BP PLC plans to move ahead with replacing the blowout preventer that sits atop the well that unleashed the Deepwater Horizon oil spill, despite failing in attempts to remove pieces of drill pipe stuck inside the device, the federal oil-spill response chief said Friday.
Preparations for the blow-out preventer’s removal will begin Friday and last through the weekend, and the new blow-out preventer should be in place Tuesday or Wednesday, retired U.S. Coast Guard admiral Thad Allen told reporters in a conference call.
If the operation is successful, responders could begin the final step to kill the well, which involves pumping mud and cement down the area between the well and the rock formation that surrounds it, on Sept. 7, he said. That operation could take as many as 96 hours, according to Mr. Allen.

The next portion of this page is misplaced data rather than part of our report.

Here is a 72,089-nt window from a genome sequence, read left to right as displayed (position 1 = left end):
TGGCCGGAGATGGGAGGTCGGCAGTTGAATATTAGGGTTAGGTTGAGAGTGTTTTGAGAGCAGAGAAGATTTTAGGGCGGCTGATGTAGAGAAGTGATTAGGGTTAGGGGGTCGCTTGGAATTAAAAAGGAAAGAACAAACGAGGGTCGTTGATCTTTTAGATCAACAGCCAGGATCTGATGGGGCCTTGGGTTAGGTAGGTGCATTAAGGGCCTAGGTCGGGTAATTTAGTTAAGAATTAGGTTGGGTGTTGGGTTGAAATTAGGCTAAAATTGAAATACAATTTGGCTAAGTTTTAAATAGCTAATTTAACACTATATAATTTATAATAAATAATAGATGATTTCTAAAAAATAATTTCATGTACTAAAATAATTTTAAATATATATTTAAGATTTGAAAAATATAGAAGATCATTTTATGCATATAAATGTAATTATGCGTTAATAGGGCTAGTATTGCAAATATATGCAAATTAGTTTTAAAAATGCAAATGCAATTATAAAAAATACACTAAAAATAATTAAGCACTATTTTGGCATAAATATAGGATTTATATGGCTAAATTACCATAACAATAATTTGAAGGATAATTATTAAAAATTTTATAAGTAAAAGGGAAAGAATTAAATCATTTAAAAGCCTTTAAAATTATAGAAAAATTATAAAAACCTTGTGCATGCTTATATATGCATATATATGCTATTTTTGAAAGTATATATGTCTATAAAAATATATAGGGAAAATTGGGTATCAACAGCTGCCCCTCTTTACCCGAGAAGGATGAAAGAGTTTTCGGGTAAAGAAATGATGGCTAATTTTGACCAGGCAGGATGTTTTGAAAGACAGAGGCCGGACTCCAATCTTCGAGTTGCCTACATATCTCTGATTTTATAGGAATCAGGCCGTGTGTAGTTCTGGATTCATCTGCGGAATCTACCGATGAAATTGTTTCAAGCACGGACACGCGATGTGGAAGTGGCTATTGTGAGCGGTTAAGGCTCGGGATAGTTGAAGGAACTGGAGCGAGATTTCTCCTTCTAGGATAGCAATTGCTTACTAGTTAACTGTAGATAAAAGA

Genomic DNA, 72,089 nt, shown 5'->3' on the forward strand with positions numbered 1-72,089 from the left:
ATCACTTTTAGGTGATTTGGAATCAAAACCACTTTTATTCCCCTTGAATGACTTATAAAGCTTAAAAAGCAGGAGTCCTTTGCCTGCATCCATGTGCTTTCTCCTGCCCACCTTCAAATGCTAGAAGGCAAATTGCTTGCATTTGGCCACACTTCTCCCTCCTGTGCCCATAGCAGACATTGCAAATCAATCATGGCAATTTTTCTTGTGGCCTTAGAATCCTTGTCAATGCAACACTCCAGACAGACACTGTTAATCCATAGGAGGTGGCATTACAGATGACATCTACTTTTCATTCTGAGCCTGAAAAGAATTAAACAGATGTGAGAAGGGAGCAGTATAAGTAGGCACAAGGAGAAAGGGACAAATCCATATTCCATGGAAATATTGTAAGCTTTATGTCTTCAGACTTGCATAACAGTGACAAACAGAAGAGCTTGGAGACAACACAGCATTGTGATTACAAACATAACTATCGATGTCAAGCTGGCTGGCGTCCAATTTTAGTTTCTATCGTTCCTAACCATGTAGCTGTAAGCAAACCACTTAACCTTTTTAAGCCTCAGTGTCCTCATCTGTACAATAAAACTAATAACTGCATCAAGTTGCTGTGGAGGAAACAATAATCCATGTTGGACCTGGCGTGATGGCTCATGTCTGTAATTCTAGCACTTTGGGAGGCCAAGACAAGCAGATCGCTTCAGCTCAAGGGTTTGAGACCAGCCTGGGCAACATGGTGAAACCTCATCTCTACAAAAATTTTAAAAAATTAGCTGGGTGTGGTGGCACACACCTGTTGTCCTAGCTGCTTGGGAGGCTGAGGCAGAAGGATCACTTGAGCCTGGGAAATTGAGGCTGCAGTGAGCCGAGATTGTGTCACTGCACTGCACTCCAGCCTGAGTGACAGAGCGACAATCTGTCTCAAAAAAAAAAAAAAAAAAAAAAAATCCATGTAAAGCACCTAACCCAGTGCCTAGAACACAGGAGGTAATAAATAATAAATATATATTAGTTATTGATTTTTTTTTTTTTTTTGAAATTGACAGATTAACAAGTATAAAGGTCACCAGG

The plan coincides with previous projections that the well would be officially dead by the week after U.S. Labor Day, Sept. 6. Mr. Allen said, however, that the timeline is dependent on current conditions, and that changes in weather or developments in the field could push it out. The timelines “are as good as the next observation we find out,” he said.
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